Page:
David Pisarra

Last year California passed a law that reclassifies many people as employees, who were previously considered to be independent contractors.

This has the intended effect of making employers contribute for taxes, health and worker’s compensation insurance. While the motivations behind the law were to improve working conditions for lower wage employees and to take some of the burden of the public programs that many independent contractors are reliant upon, the actual impact is to remove opportunities, increase costs on employers and drive the beneficiaries into more public need.

Not all independent contractors were impacted by this new law, as the higher income categories were able to pay for high priced lobbyists to make sure they were exempted out of the onerous requirements: Real estate agents, doctors, accountants, architects, travel agents, graphic designers and investment advisors are free from the burdens. Some cosmetologists and barbers are free if they meet certain requirements for independence. The primary people impacted by this are the Uber and Lyft drivers and others who are taking full advantage of the gig economy to survive.

This law is being hotly contested and there is a well funded campaign to overturn the law in the form of Proposition 22 on this year’s ballot. Uber and Lyft have spent millions, to fight the implementation of this in the courts and to back the Proposition with tv ads. There have been reports that these companies will shut down operations in California if the law is not overturned or modified in such way they their basic business model can continue to survive.

What bothers me about this is that it seems like no one in Sacramento bothered to ask the people who are directly impacted by this, what they want. This was another great example of government coming up with what they think is a great idea, before they find out whether or not there is a problem.

Over the course the past four years I’ve used both Uber and Lyft on a semi-regular basis. I’ve had Ubers in four different countries and half a dozen states. I generally ask the drivers questions like, “How long you been doing this?” and get replies in the years, not days category. I’d say most of the drivers I’ve had use their driving as a way to supplement their income, although I’ve had a number who were fulltime drivers and this was their primary source of income. In general, the drivers I’ve had have touted the flexibility to make their own hours as a primary benefit.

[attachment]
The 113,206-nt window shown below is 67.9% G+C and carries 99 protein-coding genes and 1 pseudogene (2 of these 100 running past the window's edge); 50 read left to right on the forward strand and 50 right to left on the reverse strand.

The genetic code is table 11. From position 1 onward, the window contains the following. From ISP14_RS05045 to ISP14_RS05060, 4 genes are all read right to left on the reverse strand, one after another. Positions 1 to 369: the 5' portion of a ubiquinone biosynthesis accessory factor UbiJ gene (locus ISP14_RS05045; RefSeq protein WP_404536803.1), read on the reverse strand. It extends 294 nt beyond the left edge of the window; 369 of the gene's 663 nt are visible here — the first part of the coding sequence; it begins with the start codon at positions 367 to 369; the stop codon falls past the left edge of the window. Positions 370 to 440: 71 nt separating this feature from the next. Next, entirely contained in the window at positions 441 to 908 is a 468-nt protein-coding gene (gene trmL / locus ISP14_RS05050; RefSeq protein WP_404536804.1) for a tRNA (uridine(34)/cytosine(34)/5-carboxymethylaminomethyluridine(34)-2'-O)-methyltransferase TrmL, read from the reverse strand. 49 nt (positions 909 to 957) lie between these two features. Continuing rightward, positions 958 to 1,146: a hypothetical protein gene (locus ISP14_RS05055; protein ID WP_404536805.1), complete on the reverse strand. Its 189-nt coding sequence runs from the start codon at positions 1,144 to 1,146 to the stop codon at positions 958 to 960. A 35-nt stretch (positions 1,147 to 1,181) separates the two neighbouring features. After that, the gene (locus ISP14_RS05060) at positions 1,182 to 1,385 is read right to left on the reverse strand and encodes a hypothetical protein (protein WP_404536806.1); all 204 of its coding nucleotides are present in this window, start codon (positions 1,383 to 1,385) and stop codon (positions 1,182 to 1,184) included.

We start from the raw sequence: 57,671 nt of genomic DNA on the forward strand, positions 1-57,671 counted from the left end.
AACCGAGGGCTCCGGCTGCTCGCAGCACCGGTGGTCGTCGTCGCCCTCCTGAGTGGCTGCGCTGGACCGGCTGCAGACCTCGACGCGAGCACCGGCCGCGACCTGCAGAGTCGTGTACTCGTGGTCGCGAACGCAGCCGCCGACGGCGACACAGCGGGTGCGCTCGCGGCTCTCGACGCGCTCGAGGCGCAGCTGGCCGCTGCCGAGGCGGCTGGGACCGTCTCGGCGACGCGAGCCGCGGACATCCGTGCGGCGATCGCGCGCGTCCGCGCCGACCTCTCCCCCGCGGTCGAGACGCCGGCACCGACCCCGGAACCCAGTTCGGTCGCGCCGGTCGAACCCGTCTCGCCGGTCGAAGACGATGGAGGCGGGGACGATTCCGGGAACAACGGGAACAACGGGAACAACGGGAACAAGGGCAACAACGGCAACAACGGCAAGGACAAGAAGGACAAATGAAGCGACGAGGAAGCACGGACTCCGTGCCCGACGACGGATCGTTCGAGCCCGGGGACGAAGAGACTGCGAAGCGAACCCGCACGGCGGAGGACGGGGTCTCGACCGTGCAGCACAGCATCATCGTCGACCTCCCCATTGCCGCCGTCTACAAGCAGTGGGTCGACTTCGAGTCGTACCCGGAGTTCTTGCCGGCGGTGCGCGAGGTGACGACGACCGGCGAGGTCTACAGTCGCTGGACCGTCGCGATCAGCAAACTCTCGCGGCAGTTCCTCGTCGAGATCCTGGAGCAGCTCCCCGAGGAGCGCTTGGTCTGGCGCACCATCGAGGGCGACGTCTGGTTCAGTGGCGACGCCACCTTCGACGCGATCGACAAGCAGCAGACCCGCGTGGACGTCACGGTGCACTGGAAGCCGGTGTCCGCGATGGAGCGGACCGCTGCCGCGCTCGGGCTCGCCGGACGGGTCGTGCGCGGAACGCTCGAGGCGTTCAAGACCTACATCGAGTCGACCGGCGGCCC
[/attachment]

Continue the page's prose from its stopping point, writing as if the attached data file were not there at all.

One father loved the fact that when he gave up his job as an engineer for a construction company to become a driver he had the time and freedom now to raise his kids and be a better parent. My friend Ron loves to drive Uber as it gets him out of the house and away from his husband for a few hours a day. He loves the social interactions, and being an unofficial tour guide to his city for tourists.

More than a few of the Sunday night pickups I’ve had from LAX were students who were working their way through school and needed the flexible schedule and didn’t mind working late at night, because they had classes during the day. I think the government did a giant overreach when they fundamentally rewrote the definition of an independent contractor.

One of the benefits of being an American is our freedom to pursue happiness and careers of our own choosing. Many an immigrant comes to America and learns English by being a driver. Having the security of Google Maps to guide them to the right destination, allows the driver to engage the passenger in basic conversation.

Once we start demanding that everyone be an employee, with set hours and responsibilities, we start to infantilize everyone, and that is a bad thing. What makes our country great, is the opportunity to chart your own path. Yes that means you’ll make mistakes, but that’s how most of us learn, and how breakthroughs in science and business happen.

As a society we need people to be able to work more than one job, or to work in weird hourly shifts, or to have a schedule that fits their long term goals. Once we make it so that an employer must start dictating to everyone, we will lose good people, and more importantly, we will lose companies that employ thousands of people and contribute to our state bottom line. I think we should overturn this solution in search of a problem and I urge you to vote Yes on Proposition 22.

David Pisarra is a Los Angeles Divorce and Child Custody Lawyer specializing in Father’s and Men’s Rights with the Santa Monica firm of Pisarra & Grist. He welcomes your questions and comments. He can be reached at dpisarra@pisarra.com or 310/664-9969. You can follow him on Twitter @davidpisarra